This article was originally published Daily Nation. Read it there.
With the understanding that technology makes work easier and saves time, many enterprises are embracing it. One such business is Jacaranda Health, a maternity hospital located off the Thika superhighway along the Eastern bypass to Ruiru.
Established about two years ago to provide antenatal care, its advancement in the use of technology puts to shame many established hospitals.
According to the hospital’s operations associate, Ms Christine Osia, the health centre boasts three levels of mobile technology. At the patient registration stage is the CommCare system, where patient information is keyed into a mobile phone, then uploaded into the system. The data is then transmitted to the back office — into a database.
“Most organisations use computers to record information about their clients but we chose the mobile phone because it is relatively cheaper and easier to use,” says Ms Osia.
Unique identification number
So, instead of using desktop computers which often require a large space, patients will find nurses with mobile phones at the registration desk ready to serve them. Once the patient is registered, she is given a booklet which contains her details, including a unique identification number. The number is used to get the details of the patient in case of a follow-up visit, says Ms Osia.
The database is, however, accompanied by a manual register for back-up purposes in case the system fails, as often happens with technology.
Apart from the CommCare system, Jacaranda Health Centre also runs what is known to its patients as Mamakiba. This is a scheme that enables women to prepay for their delivery through the mobile phone.
“Clients who come for antenatal visits can use their unique identity numbers to deposit money in the Mamakiba account through M-Pesa or Airtel money,” said Ms Osia. She added that the technology helps pregnant women to save for their delivery to reduce the burden of paying a huge sum of money when the baby arrives.
“Delivery costs Sh7,900 in this hospital. That means that a client can save Sh27 per day through Mamakiba,” she says. However, she adds that the system is relatively new and has not yet been accepted by many patients.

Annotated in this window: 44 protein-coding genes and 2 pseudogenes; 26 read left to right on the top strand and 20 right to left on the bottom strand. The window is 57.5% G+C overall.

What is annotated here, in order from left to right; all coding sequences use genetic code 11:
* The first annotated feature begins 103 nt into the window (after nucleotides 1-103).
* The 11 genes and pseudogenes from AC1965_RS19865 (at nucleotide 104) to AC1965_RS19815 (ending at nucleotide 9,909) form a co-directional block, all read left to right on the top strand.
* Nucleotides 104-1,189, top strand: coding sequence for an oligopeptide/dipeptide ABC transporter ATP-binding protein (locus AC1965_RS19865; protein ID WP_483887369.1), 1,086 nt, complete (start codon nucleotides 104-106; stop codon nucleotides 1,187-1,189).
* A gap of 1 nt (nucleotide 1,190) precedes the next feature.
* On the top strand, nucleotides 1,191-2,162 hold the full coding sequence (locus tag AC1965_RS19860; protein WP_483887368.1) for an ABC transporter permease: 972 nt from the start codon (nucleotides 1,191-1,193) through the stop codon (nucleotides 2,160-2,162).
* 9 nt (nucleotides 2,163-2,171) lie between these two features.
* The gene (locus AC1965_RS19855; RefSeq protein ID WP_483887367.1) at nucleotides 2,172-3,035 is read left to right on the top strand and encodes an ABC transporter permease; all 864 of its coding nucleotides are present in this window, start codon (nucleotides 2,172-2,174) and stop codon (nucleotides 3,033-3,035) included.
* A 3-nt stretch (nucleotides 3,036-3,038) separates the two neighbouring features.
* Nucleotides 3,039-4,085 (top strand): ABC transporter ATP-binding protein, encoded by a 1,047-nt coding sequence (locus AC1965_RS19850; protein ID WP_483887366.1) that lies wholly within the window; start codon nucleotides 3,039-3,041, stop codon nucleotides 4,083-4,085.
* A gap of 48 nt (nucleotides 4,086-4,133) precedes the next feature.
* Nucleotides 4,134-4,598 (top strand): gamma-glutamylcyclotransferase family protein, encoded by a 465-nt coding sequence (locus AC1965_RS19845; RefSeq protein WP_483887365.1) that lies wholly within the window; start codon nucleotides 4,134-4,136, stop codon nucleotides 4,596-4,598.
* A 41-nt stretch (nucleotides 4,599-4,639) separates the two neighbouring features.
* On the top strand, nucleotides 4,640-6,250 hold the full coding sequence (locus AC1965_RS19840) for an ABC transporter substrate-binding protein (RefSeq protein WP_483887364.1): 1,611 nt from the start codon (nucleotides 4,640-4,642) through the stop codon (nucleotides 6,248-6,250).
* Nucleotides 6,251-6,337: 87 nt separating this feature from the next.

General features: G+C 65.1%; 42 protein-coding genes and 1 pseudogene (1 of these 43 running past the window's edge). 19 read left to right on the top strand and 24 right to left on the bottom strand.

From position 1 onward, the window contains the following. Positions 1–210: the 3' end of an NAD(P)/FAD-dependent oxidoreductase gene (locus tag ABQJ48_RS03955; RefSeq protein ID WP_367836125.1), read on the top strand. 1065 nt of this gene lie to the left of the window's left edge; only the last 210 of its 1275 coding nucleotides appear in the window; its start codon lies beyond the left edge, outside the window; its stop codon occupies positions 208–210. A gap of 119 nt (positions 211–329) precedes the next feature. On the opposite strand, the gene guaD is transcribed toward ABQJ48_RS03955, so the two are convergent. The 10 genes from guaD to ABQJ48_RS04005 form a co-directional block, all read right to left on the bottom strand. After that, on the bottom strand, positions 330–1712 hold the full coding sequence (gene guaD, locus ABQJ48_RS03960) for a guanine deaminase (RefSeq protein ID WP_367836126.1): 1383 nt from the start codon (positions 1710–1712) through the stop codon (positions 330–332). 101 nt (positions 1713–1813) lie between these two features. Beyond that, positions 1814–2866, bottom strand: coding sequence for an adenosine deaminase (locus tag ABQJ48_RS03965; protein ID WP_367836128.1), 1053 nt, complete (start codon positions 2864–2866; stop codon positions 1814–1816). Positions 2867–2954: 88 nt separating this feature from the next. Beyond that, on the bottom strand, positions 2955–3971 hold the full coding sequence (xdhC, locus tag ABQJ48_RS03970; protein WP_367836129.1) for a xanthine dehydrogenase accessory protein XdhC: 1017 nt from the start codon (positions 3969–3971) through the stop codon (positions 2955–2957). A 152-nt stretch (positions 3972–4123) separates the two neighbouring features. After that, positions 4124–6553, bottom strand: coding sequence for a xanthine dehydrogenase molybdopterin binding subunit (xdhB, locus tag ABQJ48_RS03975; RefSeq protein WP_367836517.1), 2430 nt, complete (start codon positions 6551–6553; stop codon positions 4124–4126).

“It was introduced last year and we have only managed to get 20 patients to use it because most of them think that it is a con. But with explanation and engagement with the patients, we have managed to demystify that.”
Ms Catherine Wangeci, who used the service between last year and early this year, approves it saying it helps the patient to avoid the urgency of looking for money at the time of delivery.
“I have visited several clinics and I have never seen such a service. It helped me a lot and I thank Jacaranda Health for introducing it,” said Ms Wangeci.
There is also the mobile clinic, where the CommCare technology comes in handy.
Personnel from the clinic, which was introduced soon after the establishment of the health centre in July 2011, visit churches and schools to mobilise potential clients and get them to register with the hospital.
It operates via a mobile van that creates a direct link with the patients in the community and thus boosts the demand for services and healthy outcomes through antenatal care and birth preparedness.
“Our mobile clinic locations are mainly in churches along the Thika superhighway including Githurai 44, Githurai 45, Mwiki, Kariobangi, Ruiru, and Thika,” says Ms Osia.
During the visits, clients register through the CommCare system from wherever they are found without necessarily visiting the hospital.